Egypt’s sham election

Egypt’s President – once General, now Field Marshal, Abdel Fattah al-Sisi – has earned another title: Mr 97 per cent. In an election held at the end of March, Sisi retained Egypt’s presidency with 97 per cent of the valid votes – the same percentage he won in 2014, when he first took the office. The Egyptian election authority claimed that 41 per cent of the electorate turned out, a figure that seems highly unlikely, at least if the countless photographs of deserted polling stations are anything to go by.

The kind of crude rural vote-buying that is de rigueur in most poor countries certainly went on. The regime bought large numbers of votes in the countryside, often for sugar. In an effort to pump the turnout numbers, the election authority threatened to fine non-voters, another well-worn trick. There were also some innovations: on the first day of the election the governor of Beheira province pledged that the villages with the highest turnout would be rewarded by having their water and drainage fixed…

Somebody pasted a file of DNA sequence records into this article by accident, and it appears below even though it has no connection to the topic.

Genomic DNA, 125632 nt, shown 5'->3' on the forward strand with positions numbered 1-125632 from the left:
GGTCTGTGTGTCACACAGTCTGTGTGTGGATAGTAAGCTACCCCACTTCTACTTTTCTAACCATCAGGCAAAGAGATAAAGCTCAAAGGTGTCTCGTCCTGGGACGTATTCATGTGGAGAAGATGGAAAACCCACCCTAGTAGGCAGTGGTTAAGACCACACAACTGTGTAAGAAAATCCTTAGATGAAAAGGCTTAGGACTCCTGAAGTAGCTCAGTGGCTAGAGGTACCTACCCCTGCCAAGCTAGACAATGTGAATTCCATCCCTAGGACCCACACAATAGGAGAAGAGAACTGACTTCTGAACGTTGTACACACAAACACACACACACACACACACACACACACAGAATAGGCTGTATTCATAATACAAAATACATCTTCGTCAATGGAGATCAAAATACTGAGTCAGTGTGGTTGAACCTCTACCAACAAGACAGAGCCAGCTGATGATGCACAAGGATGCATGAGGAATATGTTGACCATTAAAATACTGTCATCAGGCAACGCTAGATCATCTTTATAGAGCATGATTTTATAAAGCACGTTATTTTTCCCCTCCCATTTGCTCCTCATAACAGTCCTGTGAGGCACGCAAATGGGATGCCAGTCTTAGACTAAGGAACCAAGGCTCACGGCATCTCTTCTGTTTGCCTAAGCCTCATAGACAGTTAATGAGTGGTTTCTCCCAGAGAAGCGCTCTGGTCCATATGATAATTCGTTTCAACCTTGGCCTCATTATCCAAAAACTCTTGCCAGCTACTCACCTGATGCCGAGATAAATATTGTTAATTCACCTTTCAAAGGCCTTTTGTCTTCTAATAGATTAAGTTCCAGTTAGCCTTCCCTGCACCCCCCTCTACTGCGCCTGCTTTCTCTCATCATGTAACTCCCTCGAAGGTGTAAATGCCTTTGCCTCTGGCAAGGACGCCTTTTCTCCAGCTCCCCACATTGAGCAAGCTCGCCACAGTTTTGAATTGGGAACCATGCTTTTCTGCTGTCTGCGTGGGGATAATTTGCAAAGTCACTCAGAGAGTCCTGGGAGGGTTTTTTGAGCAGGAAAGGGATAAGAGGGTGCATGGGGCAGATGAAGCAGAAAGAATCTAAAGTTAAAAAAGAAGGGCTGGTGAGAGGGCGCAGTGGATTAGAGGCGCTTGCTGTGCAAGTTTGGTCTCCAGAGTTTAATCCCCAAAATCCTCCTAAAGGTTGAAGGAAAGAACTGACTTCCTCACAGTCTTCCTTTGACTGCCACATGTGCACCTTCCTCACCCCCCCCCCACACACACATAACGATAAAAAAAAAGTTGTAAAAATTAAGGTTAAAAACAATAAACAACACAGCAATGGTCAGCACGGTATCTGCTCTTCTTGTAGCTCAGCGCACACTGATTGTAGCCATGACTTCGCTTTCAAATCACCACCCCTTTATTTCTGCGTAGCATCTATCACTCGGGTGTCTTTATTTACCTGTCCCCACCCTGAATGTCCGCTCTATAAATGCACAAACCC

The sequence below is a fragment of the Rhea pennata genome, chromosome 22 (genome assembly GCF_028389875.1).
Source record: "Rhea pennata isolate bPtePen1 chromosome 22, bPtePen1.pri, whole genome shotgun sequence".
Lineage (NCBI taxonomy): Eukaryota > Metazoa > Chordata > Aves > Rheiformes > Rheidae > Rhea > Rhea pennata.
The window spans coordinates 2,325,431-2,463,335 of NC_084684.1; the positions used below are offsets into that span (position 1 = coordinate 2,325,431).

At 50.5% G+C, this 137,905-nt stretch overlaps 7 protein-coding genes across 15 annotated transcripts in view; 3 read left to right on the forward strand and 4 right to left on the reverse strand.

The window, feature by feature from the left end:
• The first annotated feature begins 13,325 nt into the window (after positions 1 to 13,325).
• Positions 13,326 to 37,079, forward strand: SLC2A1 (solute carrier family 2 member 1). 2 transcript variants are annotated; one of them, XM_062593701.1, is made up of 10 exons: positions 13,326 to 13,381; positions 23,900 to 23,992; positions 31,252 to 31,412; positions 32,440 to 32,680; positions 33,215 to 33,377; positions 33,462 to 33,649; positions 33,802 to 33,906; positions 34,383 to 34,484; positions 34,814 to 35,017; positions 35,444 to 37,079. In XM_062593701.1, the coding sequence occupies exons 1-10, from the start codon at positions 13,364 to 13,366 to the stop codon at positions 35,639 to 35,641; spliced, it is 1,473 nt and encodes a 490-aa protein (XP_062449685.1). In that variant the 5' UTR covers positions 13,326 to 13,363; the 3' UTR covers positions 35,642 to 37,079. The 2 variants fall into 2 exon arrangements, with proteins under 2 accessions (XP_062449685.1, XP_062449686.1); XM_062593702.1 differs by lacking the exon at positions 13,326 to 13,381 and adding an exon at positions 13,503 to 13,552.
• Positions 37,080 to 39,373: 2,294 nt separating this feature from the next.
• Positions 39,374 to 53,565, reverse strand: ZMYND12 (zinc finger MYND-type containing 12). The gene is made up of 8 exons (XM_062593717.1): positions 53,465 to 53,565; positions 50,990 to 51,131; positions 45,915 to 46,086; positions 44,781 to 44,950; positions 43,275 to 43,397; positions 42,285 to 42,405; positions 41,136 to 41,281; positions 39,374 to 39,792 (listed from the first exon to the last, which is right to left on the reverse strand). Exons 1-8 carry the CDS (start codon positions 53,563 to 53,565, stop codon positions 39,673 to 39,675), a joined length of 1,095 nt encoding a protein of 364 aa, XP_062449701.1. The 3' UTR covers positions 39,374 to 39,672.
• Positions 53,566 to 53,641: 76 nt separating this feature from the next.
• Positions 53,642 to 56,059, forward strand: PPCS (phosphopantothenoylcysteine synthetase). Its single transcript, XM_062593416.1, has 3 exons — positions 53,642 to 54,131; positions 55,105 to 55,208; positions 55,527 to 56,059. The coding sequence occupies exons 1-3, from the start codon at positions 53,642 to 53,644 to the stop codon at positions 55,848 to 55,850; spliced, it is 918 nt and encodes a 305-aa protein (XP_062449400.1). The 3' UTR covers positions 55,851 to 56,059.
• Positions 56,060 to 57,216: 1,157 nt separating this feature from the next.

April 19

About Tom Stevenson
Tom Stevenson is an Independent North Africa reporter

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